The sanctions have been aimed at trying to derail the country's rogue nuclear weapons and ballistic missile programs. In addition to barring North Korea from testing or using nuclear or ballistic missile technology, they also ban it from importing or exporting material for these programs.
North Korea's neighbors and the West condemn the North's efforts to develop long-range nuclear missiles capable of hitting the United States as a serious threat to Northeast Asia's delicate security and a drain on the precious resources that could go to North Korea's largely destitute people.
North Korea says its nuclear program is a response to U.S. hostility that dates back to the Korean War, which ended with an armistice, not a peace treaty, leaving the Korean Peninsula still technically in a state of war.
North Korea says Washington and others are going beyond mere economic sanctions and expanding into blunt aggression and military acts.
U.S. Secretary of State John Kerry said President Barack Obama and the American people would like to see North Korean leader Kim Jung Un promote peace and engage in talks.
"Rather than threaten to abrogate and threaten to move in some new direction, the world would be better served ... if he would engage in a legitimate dialogue, legitimate negotiations, in order to resolve not just American concerns, but the concerns of the Japanese and the South Koreans and the Russians and the Chinese, everybody in the region," Kerry said in Doha, Qatar. "That's our hope."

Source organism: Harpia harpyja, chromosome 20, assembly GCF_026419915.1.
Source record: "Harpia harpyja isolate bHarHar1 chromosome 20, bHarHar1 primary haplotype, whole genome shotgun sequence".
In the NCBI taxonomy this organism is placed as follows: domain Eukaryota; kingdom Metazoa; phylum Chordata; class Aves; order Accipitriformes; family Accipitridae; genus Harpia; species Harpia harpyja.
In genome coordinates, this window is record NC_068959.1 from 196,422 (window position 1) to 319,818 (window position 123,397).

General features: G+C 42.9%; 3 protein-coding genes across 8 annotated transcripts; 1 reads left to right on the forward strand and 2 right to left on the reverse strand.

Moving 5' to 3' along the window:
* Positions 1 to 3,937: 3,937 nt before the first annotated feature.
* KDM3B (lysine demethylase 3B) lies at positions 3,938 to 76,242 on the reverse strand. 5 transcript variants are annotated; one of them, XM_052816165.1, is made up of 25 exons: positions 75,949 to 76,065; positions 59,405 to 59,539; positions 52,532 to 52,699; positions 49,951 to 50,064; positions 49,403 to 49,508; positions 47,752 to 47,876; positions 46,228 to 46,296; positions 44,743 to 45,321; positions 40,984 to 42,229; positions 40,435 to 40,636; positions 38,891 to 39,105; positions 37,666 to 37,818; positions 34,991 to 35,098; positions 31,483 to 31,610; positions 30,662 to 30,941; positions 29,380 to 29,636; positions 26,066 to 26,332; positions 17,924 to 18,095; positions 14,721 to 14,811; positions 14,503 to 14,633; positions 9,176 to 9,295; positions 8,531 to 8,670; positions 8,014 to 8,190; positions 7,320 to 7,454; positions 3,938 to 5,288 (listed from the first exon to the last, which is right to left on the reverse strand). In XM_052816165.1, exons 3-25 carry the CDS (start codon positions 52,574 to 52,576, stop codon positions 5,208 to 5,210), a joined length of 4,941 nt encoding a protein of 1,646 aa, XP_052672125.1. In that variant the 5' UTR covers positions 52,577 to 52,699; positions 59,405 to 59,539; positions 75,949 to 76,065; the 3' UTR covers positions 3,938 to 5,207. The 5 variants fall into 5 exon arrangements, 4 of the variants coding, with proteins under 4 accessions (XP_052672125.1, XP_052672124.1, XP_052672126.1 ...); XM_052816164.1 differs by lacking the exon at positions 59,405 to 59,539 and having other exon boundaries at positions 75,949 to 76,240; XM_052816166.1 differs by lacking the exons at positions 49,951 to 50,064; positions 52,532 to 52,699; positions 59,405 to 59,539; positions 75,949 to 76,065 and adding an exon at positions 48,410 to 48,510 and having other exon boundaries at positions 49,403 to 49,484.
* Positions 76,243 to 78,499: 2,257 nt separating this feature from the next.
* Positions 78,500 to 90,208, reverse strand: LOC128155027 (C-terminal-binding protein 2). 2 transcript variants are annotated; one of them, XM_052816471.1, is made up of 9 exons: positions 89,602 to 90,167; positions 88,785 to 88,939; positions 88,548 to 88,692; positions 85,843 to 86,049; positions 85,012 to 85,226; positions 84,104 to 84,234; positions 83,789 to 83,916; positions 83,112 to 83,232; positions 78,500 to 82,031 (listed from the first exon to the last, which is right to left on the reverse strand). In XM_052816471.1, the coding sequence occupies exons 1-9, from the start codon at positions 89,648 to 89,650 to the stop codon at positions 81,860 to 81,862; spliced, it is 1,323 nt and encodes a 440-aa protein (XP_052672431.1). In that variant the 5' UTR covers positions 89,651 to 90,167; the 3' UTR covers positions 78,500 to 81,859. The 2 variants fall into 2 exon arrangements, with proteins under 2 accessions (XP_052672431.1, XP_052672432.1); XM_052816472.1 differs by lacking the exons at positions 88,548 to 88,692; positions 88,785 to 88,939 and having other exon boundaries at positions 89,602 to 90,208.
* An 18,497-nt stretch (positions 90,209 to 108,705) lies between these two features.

The North's latest nuclear test was seen as a crucial step toward its goal of building a bomb small enough to be fitted on a missile capable of striking the United States. Many outside analysts still believe the North hasn't achieved such a miniaturization technology.
Rice said the proposed new sanctions build on, strengthen and significantly expand the scope of the strong U.N. sanctions already in place.
In an attempt to target North Korea's ruling elite, the draft resolution for the first time lists specific luxury items that all countries are banned from exporting to the reclusive nation, including yachts, luxury automobiles, racing cars and expensive jewelry, according to a Security Council diplomat familiar with the text.